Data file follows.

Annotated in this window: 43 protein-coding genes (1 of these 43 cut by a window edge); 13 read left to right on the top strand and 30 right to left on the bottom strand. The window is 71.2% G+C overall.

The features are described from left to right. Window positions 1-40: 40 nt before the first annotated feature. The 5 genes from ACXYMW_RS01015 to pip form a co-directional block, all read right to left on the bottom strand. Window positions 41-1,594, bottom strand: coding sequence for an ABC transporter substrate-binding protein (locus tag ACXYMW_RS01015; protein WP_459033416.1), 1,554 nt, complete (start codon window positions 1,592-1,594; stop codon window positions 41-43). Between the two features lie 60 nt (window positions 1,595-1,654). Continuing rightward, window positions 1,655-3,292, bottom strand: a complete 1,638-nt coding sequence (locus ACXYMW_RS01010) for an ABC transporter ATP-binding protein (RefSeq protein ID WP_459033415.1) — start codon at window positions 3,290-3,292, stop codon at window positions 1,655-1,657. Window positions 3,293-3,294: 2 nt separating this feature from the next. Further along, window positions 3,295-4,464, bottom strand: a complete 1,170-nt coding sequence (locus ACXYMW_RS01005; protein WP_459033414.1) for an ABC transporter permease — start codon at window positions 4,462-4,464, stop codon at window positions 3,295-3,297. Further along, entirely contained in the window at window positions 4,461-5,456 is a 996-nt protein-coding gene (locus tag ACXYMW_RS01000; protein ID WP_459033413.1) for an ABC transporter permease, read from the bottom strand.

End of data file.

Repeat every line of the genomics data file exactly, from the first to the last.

Annotated in this window: 43 protein-coding genes (1 of these 43 cut by a window edge); 13 read left to right on the top strand and 30 right to left on the bottom strand. The window is 71.2% G+C overall.

The features are described from left to right. Window positions 1-40: 40 nt before the first annotated feature. The 5 genes from ACXYMW_RS01015 to pip form a co-directional block, all read right to left on the bottom strand. Window positions 41-1,594, bottom strand: coding sequence for an ABC transporter substrate-binding protein (locus tag ACXYMW_RS01015; protein WP_459033416.1), 1,554 nt, complete (start codon window positions 1,592-1,594; stop codon window positions 41-43). Between the two features lie 60 nt (window positions 1,595-1,654). Continuing rightward, window positions 1,655-3,292, bottom strand: a complete 1,638-nt coding sequence (locus ACXYMW_RS01010) for an ABC transporter ATP-binding protein (RefSeq protein ID WP_459033415.1) — start codon at window positions 3,290-3,292, stop codon at window positions 1,655-1,657. Window positions 3,293-3,294: 2 nt separating this feature from the next. Further along, window positions 3,295-4,464, bottom strand: a complete 1,170-nt coding sequence (locus ACXYMW_RS01005; protein WP_459033414.1) for an ABC transporter permease — start codon at window positions 4,462-4,464, stop codon at window positions 3,295-3,297. Further along, entirely contained in the window at window positions 4,461-5,456 is a 996-nt protein-coding gene (locus tag ACXYMW_RS01000; protein ID WP_459033413.1) for an ABC transporter permease, read from the bottom strand.